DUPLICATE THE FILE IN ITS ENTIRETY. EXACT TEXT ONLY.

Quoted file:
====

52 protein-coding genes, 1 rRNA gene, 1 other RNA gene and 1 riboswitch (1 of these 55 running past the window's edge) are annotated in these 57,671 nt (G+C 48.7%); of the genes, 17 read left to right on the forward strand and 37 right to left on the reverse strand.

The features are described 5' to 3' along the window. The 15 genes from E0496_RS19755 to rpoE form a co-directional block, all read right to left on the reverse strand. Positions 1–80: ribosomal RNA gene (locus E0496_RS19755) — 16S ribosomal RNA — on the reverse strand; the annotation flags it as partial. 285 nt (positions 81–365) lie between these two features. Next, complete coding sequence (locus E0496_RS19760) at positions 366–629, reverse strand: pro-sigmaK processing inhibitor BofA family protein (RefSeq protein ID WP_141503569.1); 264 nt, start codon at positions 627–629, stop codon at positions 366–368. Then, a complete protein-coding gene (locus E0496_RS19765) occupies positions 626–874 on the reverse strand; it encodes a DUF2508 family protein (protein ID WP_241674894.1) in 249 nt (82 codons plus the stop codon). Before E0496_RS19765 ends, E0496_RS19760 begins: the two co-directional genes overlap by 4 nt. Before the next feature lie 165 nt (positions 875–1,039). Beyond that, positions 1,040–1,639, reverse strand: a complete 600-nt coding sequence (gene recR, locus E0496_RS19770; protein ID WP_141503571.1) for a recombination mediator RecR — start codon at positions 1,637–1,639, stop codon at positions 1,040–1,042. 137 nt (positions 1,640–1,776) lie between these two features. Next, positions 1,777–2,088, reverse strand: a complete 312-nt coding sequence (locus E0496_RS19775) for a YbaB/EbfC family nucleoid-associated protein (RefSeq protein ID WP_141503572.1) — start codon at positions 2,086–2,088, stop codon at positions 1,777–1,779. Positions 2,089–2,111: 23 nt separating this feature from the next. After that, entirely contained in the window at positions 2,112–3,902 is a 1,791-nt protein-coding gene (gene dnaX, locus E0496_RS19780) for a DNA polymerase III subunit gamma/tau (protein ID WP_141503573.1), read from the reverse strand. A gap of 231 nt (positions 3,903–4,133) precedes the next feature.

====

52 protein-coding genes, 1 rRNA gene, 1 other RNA gene and 1 riboswitch (1 of these 55 running past the window's edge) are annotated in these 57,671 nt (G+C 48.7%); of the genes, 17 read left to right on the forward strand and 37 right to left on the reverse strand.

The features are described 5' to 3' along the window. The 15 genes from E0496_RS19755 to rpoE form a co-directional block, all read right to left on the reverse strand. Positions 1–80: ribosomal RNA gene (locus E0496_RS19755) — 16S ribosomal RNA — on the reverse strand; the annotation flags it as partial. 285 nt (positions 81–365) lie between these two features. Next, complete coding sequence (locus E0496_RS19760) at positions 366–629, reverse strand: pro-sigmaK processing inhibitor BofA family protein (RefSeq protein ID WP_141503569.1); 264 nt, start codon at positions 627–629, stop codon at positions 366–368. Then, a complete protein-coding gene (locus E0496_RS19765) occupies positions 626–874 on the reverse strand; it encodes a DUF2508 family protein (protein ID WP_241674894.1) in 249 nt (82 codons plus the stop codon). Before E0496_RS19765 ends, E0496_RS19760 begins: the two co-directional genes overlap by 4 nt. Before the next feature lie 165 nt (positions 875–1,039). Beyond that, positions 1,040–1,639, reverse strand: a complete 600-nt coding sequence (gene recR, locus E0496_RS19770; protein ID WP_141503571.1) for a recombination mediator RecR — start codon at positions 1,637–1,639, stop codon at positions 1,040–1,042. 137 nt (positions 1,640–1,776) lie between these two features. Next, positions 1,777–2,088, reverse strand: a complete 312-nt coding sequence (locus E0496_RS19775) for a YbaB/EbfC family nucleoid-associated protein (RefSeq protein ID WP_141503572.1) — start codon at positions 2,086–2,088, stop codon at positions 1,777–1,779. Positions 2,089–2,111: 23 nt separating this feature from the next. After that, entirely contained in the window at positions 2,112–3,902 is a 1,791-nt protein-coding gene (gene dnaX, locus E0496_RS19780) for a DNA polymerase III subunit gamma/tau (protein ID WP_141503573.1), read from the reverse strand. A gap of 231 nt (positions 3,903–4,133) precedes the next feature.